In a decision of the Calcutta High Court in Commissioner of Income-tax v. Burmah Oil Company, a similar question arose. The assessee, a non-resident company, in its return of income showed particulars of both Indian and foreign income. But the foreign income was not included in the total income for the assessments for certain years, as the decision in the Raleigh Investment case held that field. While the matter was pending in the courts, the assessee sent two letter to the Income-tax Officer claiming relief from double taxation in respect of the United Kingdom tax. This was accepted as a provisional claim. Subsequently, the records were transferred to Bombay, where the decision in the Raleigh Investment case was not binding, and proceedings under section 34 of the Indian Income-tax Act were started for all assessments years. Revised returns were submitted along with the claim for double taxation relief. The Income-tax Officer accepted the earlier letters as provisional claims and granted relief thereon. But, in so far as the revised assessments were concerned, he took the view that the claims were time-barred and were not properly made in the prescribed form. On appeal, the Appellate Assistant Commissioner and the Tribunal upheld the claim of the assessee that the claim to refund was in time. The matter came on a reference to the High Court, and the learned judges pointed out that as section 50 of the Indian Income-tax Act did not prescribe how and in what manner the claim was to be made, a claim in any form, if made within four years, would satisfy the requirements of the statute. They further said that even section 49 did not mention how a claim for refund was to be made, but merely laid down the conditions which the assessee must satisfy before he was entitled to refund. The relevant rule which they had to consider is analogous to rule 4 of the Ceylon Double Taxation Relief Rules and that rule also specified that an application for refund shall be made in a specified form. In that case, the letter of the assessee did not conform to the form prescribed. The case before the Calcutta High Court was further complicated by the fact that even the assessments in those cases were made under section 34 beyond the period of four years specified in section 50 of the Income-tax Act. The learned judge took the view that the word 'shall' and the word 'form' appearing in the relevant rule are only directory and not mandatory, for, to hold otherwise, would result in manifest injustice and great hardship. With respect, we adopt the same view, and the circumstances of the case, we are of opinion that the letter of May 26, 1948, in which in claim was made, complies with the requirements of the law and cannot be regarded as invalid. The letter of the assessee in 1951, which the assessee submitted in formal compliance with the request of the Income-tax Officer is a superfluous one and on the basis of that letter the department is not entitled to say that the claim was made beyond the period of limitation.

Though the point does not directly arise, we may refer to one other aspect. It appears that the Ceylon assessments were made final in about 1955. While it is true that the precise quantum of the refund due to the assessee would depend upon such final assessment and it is common knowledge that assessments in foreign countries take much longer than four years to be completed, section 50 of the Income-tax Act, however, fixes a period of limitation of four years within which the claim to refund has to be made. Normally, well within the period of four years at least provisional assessments are made in foreign countries, and it is only on the basis of those provisional assessments that an assessee can make an application for refund. We have pointed out that at this stage he has to specify the income or that part of it which has suffered double taxation, the amounts of tax that he has paid to the foreign Government and the amounts of tax that have also been paid under the Indian Income-tax Act. In one of his letters, the Income-tax Officer asked that certificates of finality for all the assessments of the income-tax and excess profits duty made on the assessee in Ceylon should be obtained and forwarded along with the claims for double tax relief. The assessee repeatedly pointed out that the foreign assessments had not become final. Nevertheless, the law does require that an application for refund should be made on the basis of taxes paid both in India and abroad. Notwithstanding that the foreign assessments had not become final, the application for refund made on the basis of such provisional assessments if not opposed to the provision of law or the rules thereunder. We are only referring to this aspect of the matter so that any misapprehension that may exist in the minds of the taxing authorities that a claim for refund could not be validly entertained unless certificates of finality were produced is not in consonance with the provisions of the Act.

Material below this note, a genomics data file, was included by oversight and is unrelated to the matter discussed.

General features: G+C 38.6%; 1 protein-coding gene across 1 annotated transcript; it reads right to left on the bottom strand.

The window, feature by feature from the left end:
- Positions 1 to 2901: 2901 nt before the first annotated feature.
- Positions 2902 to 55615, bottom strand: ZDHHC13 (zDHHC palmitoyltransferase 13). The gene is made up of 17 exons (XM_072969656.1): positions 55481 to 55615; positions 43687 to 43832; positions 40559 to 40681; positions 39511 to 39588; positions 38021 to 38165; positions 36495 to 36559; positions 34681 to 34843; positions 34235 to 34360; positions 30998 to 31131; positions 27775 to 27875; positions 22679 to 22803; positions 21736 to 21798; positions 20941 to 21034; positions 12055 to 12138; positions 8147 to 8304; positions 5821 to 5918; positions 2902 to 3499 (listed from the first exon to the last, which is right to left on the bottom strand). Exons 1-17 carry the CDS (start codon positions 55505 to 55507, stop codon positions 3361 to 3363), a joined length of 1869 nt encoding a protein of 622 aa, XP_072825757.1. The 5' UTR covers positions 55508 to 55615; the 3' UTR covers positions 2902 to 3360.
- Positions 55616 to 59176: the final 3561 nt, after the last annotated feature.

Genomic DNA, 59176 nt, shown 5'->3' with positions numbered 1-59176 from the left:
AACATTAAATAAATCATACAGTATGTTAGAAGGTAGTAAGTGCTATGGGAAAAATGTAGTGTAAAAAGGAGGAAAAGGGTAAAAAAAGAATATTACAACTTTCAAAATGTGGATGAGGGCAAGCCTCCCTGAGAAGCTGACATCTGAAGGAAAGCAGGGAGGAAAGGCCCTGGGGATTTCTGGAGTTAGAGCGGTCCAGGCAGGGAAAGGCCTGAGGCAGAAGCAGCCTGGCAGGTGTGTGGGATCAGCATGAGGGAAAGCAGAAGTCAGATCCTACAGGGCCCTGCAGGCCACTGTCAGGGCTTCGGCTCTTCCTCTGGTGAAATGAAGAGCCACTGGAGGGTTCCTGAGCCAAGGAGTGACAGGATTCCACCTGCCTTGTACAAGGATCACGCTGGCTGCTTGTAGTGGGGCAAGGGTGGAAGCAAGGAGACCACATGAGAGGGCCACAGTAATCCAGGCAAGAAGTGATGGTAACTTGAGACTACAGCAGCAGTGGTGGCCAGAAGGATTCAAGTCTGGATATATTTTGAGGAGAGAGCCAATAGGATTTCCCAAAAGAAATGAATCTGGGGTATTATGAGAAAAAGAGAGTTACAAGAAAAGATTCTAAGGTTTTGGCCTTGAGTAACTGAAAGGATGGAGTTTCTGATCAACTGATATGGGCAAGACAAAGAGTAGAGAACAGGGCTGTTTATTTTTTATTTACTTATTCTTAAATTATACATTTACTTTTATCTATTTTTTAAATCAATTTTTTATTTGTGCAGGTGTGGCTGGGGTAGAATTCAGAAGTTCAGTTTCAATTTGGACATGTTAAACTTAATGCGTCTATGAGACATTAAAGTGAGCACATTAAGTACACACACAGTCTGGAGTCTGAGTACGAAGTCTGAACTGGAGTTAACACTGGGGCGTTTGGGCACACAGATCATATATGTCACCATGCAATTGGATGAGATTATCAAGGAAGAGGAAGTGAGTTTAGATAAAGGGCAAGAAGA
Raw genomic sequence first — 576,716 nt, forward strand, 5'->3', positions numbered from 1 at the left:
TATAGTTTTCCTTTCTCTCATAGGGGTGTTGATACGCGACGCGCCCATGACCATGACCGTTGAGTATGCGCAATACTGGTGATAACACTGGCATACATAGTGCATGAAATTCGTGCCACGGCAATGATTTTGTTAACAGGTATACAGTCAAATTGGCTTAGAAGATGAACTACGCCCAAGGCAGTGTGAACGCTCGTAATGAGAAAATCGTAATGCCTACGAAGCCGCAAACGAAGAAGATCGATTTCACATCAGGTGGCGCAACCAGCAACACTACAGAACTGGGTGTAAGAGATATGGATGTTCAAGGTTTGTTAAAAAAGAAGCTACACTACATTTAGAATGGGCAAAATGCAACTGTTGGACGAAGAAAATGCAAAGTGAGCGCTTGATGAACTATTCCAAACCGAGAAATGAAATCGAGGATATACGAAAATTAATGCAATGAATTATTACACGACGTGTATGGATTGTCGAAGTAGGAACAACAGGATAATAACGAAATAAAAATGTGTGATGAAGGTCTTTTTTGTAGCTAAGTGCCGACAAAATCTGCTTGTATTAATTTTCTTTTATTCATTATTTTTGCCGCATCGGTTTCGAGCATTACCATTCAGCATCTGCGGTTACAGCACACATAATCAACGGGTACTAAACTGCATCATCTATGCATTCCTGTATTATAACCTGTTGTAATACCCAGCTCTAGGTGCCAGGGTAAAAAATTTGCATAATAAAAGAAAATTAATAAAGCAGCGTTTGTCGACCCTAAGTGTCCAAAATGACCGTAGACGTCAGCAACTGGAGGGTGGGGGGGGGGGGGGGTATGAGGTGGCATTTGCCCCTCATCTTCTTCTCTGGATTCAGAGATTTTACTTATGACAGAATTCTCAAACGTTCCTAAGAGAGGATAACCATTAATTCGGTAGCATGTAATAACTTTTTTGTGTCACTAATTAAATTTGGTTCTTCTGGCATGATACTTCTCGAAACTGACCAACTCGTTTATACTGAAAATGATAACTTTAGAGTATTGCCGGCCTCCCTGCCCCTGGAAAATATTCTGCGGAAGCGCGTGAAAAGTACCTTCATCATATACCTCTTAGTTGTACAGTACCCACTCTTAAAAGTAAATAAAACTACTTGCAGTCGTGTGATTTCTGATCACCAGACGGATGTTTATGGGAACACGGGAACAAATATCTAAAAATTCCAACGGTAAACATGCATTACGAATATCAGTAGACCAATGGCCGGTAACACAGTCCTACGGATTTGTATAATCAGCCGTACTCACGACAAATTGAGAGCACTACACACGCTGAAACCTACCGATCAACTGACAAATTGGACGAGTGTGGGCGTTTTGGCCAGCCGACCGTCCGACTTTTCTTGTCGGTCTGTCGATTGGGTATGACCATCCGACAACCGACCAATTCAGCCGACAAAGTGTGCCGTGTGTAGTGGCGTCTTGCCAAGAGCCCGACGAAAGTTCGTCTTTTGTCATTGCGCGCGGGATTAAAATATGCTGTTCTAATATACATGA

In the light of what we have stated, the question is answered in favour of the assessee who will be entitled to his costs. Counsels fee Rs. 250.

Two writ petitions have been filed by the assessee. In W.P. 532 of 1959, a writ of certiorari is prayed for to quash the order of the concerned authorities leading to the order of the Appellate Tribunal rejecting the claim to refund. In W.P. No. 533 of 1959, a writ of mandamus has been prayed for to direct the Income-tax Officer to entertain and dispose of the application for refund. In the light of our decision in Tax Case No. 72 of 1962, the reliefs prayed for in these writ petitions have already been granted therein. It is unnecessary to pass pay orders in these writ petitions. They are dismissed. No costs in these petitions.